WSJ: “Higher Learning, Meet Lower Job Prospects”

Today’s WSJ Opinion section (dated February 5, 2013) has an article titled “Higher Learning, Meet Lower Job Prospects” by Jane S. Shaw. Early on in the article, ┬áthe idea is posed that “The problem, he suggested, might be that many academic disciplines have no real practical applications” and “…state funding incentives should encourage areas of study that align with the job market.” I can see how someone could think this…but they are way off the bullseye. One does not have to think hard to understand that yes, tertiary education involving practical training is needed BUT it should be in a separate stream from the high intellectual achievement institutions. Polytechnics are examples of institutions that serve the practical application market and it fits well with students whose strengths are in practical work. This concept has been around for decades but because of competitive fervor to get into a top ranked university or college, many students are finding themselves stuck in the wrong place partly because of a lack of options to suit their talent. But leave your top universities alone (and let them figure out how they want to address the market demand from both students and the workplace) and promote intellectual curiosity.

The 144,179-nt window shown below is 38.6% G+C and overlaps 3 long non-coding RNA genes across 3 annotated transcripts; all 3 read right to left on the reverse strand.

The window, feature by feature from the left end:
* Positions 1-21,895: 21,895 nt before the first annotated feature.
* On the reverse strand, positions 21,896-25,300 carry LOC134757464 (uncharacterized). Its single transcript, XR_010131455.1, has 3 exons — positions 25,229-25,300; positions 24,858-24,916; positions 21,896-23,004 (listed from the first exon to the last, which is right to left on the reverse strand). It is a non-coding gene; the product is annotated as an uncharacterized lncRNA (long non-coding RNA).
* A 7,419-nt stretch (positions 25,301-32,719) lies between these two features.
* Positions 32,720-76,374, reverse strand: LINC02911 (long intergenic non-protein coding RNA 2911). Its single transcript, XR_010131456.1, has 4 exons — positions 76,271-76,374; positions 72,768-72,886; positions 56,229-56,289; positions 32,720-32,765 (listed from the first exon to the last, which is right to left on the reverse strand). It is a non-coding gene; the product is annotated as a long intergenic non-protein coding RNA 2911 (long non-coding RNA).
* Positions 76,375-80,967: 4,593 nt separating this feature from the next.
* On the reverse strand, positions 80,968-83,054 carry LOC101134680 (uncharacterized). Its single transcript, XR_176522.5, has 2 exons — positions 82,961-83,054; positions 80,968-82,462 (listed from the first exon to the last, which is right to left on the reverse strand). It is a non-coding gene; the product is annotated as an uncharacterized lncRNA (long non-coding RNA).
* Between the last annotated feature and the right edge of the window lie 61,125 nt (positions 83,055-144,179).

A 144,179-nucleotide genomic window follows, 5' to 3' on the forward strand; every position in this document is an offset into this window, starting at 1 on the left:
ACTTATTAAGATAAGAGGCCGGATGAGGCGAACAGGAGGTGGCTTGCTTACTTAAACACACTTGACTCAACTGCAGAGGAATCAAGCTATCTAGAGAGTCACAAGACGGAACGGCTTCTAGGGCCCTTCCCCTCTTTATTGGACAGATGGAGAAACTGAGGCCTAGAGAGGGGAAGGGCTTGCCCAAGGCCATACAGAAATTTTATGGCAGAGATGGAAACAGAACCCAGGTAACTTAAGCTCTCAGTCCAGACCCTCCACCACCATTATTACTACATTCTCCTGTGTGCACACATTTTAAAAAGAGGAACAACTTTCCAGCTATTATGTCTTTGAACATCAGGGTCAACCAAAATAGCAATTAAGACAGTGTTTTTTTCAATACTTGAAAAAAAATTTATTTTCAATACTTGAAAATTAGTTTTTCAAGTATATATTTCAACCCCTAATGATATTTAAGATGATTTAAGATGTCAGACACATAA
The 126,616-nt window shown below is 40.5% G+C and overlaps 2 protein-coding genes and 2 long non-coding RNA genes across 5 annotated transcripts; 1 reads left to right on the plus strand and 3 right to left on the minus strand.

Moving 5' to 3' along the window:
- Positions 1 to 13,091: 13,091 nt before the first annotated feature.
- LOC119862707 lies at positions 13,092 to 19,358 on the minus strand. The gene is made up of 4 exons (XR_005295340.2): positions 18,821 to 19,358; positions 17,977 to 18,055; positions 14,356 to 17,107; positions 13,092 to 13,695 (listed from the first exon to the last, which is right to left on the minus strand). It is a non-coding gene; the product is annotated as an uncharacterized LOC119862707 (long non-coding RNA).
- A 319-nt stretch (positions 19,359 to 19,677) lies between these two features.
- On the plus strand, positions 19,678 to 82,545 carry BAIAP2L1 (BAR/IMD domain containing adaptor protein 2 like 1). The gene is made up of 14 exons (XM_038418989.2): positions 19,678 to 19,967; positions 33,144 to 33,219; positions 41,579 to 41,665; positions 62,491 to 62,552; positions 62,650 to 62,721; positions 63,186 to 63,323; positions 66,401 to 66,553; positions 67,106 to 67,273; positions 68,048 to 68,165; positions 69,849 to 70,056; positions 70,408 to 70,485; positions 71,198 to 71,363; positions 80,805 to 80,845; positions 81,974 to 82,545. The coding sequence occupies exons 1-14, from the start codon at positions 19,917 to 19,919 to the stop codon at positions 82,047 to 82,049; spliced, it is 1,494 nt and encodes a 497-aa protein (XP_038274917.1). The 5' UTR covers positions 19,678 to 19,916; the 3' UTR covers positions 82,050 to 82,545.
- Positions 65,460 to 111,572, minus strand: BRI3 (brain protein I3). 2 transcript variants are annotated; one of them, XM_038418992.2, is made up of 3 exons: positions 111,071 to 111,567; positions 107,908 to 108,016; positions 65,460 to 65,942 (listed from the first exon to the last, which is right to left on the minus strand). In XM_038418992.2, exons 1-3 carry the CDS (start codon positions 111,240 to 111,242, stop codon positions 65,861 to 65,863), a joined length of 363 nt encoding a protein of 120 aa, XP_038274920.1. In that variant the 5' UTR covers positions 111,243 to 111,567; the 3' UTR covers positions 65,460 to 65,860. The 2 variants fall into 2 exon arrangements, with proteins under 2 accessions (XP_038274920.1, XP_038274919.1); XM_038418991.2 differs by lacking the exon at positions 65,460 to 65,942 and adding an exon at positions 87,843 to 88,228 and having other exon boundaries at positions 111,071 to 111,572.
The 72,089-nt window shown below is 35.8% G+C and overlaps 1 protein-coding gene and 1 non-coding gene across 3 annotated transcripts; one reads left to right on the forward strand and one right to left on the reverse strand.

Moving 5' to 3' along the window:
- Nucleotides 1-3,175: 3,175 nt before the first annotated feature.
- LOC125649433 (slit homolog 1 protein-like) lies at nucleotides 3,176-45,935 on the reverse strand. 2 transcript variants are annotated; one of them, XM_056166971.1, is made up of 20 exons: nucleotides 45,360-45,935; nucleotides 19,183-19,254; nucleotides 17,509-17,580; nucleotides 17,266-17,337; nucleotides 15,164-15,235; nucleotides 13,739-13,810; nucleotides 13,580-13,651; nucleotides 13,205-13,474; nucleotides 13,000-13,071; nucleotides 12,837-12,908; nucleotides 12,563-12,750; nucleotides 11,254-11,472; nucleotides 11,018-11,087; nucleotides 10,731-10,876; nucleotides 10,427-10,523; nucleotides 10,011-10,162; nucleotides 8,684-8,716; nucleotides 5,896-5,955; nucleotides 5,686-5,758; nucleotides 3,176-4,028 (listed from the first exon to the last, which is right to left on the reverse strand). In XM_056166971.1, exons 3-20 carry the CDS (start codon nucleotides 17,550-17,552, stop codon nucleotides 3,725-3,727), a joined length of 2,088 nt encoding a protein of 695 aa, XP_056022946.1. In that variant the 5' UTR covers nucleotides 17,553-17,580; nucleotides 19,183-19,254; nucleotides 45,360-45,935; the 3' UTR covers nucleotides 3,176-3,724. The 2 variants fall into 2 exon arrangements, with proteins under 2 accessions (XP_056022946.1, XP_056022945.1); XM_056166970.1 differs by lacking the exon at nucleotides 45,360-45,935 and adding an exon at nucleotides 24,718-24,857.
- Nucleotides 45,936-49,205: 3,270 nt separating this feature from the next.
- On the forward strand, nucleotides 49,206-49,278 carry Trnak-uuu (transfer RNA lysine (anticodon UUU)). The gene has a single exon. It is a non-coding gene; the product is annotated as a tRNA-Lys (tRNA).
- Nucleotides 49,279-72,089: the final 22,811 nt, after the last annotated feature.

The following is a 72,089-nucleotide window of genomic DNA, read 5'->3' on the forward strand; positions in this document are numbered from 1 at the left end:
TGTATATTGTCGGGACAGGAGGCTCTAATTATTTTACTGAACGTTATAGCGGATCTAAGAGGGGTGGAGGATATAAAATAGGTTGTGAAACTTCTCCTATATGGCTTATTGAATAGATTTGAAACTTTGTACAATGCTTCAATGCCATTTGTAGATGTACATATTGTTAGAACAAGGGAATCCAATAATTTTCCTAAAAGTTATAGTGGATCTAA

This article could be used to help reinforce the following YCISL premises:
1. find joy in learning – adults want to force youth to get as uptight and extrinsically motivated about money as they are – even before they start earning any.
2. embrace opportunity – universities are being held as scapegoats as secondary education continues to deteriorate.
3. focus on the now – universities’ performances are improperly measured in part by their graduate’s employment as well as starting salaries.

Undergraduate education (at least in the US) encourages exploration of new fields of knowledge and finding depth in the wells of knowledge (“Integration” in the YCISL framework). One just has to compare what students get out of high school (“Proof” in the YCISL framework) then are asked to do in college to realize that this is the main benefit of the latter. Graduate school is where critical thinking kicks in where ideas are extended, defended and tested; this is where expertise kicks in (“Propulsion” in the YCISL framework). Don’t complicate the “Integration” phase by introducing the distraction of the job market and careers – which is highly unpredictable. Integration is difficult enough to handle in a new learning environment (where suddenly most students find they are average).

Comments are closed.